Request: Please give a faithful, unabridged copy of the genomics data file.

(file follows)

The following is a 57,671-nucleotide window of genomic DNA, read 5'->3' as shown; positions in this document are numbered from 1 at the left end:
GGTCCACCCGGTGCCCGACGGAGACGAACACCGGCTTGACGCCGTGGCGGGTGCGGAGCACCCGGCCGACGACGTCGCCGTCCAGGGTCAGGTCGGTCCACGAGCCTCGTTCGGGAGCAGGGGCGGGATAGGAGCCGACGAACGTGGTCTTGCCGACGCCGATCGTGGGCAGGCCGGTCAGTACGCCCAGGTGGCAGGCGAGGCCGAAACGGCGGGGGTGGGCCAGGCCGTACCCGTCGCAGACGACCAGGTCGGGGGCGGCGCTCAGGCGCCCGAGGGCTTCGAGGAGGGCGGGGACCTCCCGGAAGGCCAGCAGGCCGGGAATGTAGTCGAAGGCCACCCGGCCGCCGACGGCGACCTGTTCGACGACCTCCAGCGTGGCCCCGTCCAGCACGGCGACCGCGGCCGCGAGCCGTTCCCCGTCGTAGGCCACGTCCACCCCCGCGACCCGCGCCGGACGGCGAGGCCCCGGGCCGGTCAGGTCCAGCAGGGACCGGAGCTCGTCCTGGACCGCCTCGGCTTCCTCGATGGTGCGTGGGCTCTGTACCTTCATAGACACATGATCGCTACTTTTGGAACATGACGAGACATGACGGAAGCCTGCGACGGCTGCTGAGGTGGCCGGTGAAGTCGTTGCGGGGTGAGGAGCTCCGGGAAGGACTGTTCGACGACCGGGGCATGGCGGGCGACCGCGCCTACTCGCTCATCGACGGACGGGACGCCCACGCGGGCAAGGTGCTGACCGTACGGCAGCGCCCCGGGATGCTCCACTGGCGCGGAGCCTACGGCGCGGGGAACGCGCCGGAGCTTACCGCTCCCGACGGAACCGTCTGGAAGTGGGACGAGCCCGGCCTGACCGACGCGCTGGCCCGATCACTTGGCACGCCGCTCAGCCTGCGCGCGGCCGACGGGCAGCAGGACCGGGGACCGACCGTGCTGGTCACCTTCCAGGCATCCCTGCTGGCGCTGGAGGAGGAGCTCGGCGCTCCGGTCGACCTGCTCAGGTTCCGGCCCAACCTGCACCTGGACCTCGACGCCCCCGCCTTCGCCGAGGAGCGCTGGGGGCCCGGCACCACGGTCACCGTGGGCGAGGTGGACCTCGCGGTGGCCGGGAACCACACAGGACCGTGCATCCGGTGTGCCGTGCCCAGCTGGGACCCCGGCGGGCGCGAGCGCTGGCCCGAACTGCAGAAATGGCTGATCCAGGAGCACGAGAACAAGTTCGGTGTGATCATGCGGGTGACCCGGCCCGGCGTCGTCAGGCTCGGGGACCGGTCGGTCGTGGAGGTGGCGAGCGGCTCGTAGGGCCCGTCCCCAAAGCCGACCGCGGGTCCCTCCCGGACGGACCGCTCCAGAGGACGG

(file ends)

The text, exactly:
The following is a 57,671-nucleotide window of genomic DNA, read 5'->3' as shown; positions in this document are numbered from 1 at the left end:
GGTCCACCCGGTGCCCGACGGAGACGAACACCGGCTTGACGCCGTGGCGGGTGCGGAGCACCCGGCCGACGACGTCGCCGTCCAGGGTCAGGTCGGTCCACGAGCCTCGTTCGGGAGCAGGGGCGGGATAGGAGCCGACGAACGTGGTCTTGCCGACGCCGATCGTGGGCAGGCCGGTCAGTACGCCCAGGTGGCAGGCGAGGCCGAAACGGCGGGGGTGGGCCAGGCCGTACCCGTCGCAGACGACCAGGTCGGGGGCGGCGCTCAGGCGCCCGAGGGCTTCGAGGAGGGCGGGGACCTCCCGGAAGGCCAGCAGGCCGGGAATGTAGTCGAAGGCCACCCGGCCGCCGACGGCGACCTGTTCGACGACCTCCAGCGTGGCCCCGTCCAGCACGGCGACCGCGGCCGCGAGCCGTTCCCCGTCGTAGGCCACGTCCACCCCCGCGACCCGCGCCGGACGGCGAGGCCCCGGGCCGGTCAGGTCCAGCAGGGACCGGAGCTCGTCCTGGACCGCCTCGGCTTCCTCGATGGTGCGTGGGCTCTGTACCTTCATAGACACATGATCGCTACTTTTGGAACATGACGAGACATGACGGAAGCCTGCGACGGCTGCTGAGGTGGCCGGTGAAGTCGTTGCGGGGTGAGGAGCTCCGGGAAGGACTGTTCGACGACCGGGGCATGGCGGGCGACCGCGCCTACTCGCTCATCGACGGACGGGACGCCCACGCGGGCAAGGTGCTGACCGTACGGCAGCGCCCCGGGATGCTCCACTGGCGCGGAGCCTACGGCGCGGGGAACGCGCCGGAGCTTACCGCTCCCGACGGAACCGTCTGGAAGTGGGACGAGCCCGGCCTGACCGACGCGCTGGCCCGATCACTTGGCACGCCGCTCAGCCTGCGCGCGGCCGACGGGCAGCAGGACCGGGGACCGACCGTGCTGGTCACCTTCCAGGCATCCCTGCTGGCGCTGGAGGAGGAGCTCGGCGCTCCGGTCGACCTGCTCAGGTTCCGGCCCAACCTGCACCTGGACCTCGACGCCCCCGCCTTCGCCGAGGAGCGCTGGGGGCCCGGCACCACGGTCACCGTGGGCGAGGTGGACCTCGCGGTGGCCGGGAACCACACAGGACCGTGCATCCGGTGTGCCGTGCCCAGCTGGGACCCCGGCGGGCGCGAGCGCTGGCCCGAACTGCAGAAATGGCTGATCCAGGAGCACGAGAACAAGTTCGGTGTGATCATGCGGGTGACCCGGCCCGGCGTCGTCAGGCTCGGGGACCGGTCGGTCGTGGAGGTGGCGAGCGGCTCGTAGGGCCCGTCCCCAAAGCCGACCGCGGGTCCCTCCCGGACGGACCGCTCCAGAGGACGG